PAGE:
New structural options from everyday materials
In recent years, the boundary between art and engineering has continued to blur with scientists and researchers turning their formidable minds toward traditional craft techniques. The results are starting to get quite exciting, with surprise breakthroughs such as the Japanese origami-inspired ‘zippered tube’ featured above demonstrating that there is still much to learn about how we use familiar materials.
This example highlights a novel process of combining thin flexible sheets of material that have precise cuts and folds in them. The location and combination of these elements enables the material to become rigid when assembled in specific configurations, gaining structural integrity far beyond the original material’s capacity.
The research that developed this construction technique emerged from a collaboration between University of Illinois grad student Evgueni Filipov, Georgia Institute of Technology professor Glaucio Paulino and professor Tomohiro Tachi from the University of Tokyo.
“…we’re starting to see how it has potential for a lot of different fields of engineering” – Evgueni Filipov
Filipov and his colleagues focus on an origami technique known as Miura-ori folding, where a tube is constructed from two precisely folded ziz-zag strips. Individually, the strips are highly flexible but when combined the resulting tube has a remarkable rigidity and controllable degree of compression or folding.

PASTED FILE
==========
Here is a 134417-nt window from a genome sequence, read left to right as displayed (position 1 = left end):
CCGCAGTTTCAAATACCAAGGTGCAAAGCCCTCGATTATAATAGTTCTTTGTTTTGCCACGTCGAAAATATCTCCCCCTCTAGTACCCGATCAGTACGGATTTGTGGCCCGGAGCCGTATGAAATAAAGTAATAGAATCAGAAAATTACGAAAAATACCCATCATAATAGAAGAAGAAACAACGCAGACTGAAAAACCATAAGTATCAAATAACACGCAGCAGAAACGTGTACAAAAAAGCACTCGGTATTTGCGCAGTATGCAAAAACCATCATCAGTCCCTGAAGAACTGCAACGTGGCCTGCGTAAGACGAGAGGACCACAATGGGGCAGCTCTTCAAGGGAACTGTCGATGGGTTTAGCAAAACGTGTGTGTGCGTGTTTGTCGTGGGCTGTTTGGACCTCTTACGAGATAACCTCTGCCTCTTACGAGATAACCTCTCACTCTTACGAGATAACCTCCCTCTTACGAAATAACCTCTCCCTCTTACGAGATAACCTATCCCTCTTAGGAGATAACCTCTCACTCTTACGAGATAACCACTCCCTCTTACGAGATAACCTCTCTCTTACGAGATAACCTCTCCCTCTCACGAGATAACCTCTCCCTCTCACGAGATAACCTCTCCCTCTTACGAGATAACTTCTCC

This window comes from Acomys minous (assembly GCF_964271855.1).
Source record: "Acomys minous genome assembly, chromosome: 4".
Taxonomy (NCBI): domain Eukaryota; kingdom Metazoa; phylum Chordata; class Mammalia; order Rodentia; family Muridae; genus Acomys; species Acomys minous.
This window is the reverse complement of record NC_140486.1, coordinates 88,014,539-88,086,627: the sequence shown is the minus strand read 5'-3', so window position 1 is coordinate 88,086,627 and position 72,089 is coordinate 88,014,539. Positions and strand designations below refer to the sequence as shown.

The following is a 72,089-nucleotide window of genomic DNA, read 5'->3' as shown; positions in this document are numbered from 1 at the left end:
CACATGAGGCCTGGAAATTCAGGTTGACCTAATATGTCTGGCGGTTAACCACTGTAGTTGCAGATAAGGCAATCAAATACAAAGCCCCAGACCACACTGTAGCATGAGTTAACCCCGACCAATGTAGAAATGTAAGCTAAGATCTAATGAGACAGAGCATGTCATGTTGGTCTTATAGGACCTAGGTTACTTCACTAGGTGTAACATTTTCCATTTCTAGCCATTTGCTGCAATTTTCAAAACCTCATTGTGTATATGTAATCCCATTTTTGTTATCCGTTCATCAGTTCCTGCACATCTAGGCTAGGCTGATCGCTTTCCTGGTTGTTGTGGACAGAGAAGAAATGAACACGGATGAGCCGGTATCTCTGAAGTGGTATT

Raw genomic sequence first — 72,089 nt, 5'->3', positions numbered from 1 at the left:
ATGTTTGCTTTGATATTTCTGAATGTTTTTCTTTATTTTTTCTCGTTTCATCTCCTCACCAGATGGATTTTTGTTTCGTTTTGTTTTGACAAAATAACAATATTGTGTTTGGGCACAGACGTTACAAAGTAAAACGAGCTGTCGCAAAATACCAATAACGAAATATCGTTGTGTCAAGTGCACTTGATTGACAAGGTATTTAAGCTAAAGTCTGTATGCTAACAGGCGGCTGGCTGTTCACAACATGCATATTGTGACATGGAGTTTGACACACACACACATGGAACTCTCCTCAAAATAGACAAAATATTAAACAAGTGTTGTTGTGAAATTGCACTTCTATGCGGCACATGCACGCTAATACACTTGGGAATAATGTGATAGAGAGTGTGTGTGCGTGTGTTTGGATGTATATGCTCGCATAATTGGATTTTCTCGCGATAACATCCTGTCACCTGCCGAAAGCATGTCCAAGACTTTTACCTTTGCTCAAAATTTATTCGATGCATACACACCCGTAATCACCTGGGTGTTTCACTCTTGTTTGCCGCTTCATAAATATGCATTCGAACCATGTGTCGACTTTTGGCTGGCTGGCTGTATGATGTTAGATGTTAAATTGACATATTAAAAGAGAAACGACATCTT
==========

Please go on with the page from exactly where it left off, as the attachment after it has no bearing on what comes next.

What does this mean for Ponoko users? While much of the focus in the origami research is currently centered around potential uses in architecture and for space exploration; many of the options from the Ponoko Materials Library would be a great fit for this approach to assembly and construction.
Silhouettes at human scale
The magic that’s in the air at sunset helps to bring John Marshall’s playful cardboard cutouts to life, with a real sense of movement and action communicated through his carefully constructed photography.
By planning each scene according to perspective, lighting and precision timing; an entertaining scenario is depicted with surprising realism. This human-scaled shadow puppetry is a technique that could be adapted to give an impact to marketing collateral that standard graphic prints can only dream of.
Location-specific installations encourage people to rethink their role in the physical environment, engaging the viewer and ultimately creating a connection to the space that leaves a lasting impression.
The examples shown here in John’s Sunset Selfies are all cut out by hand, and the concept is well suited to a streamlined process using laser cutting. How can your clients apply this idea of immersive puppetry using laser cut cardboard from the Ponoko Personal Factory? Let us know in the comments below, and for more ideas for Agencies and Brands, see the other posts in the series.
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Ponoko designs & makes promo products from scratch for event marketers. Hit us up for a free quote.Free Design & Quote »
Let’s Talk Ideas
Ponoko designs & makes promo products from scratch for event marketers. Hit us up for a free quote.
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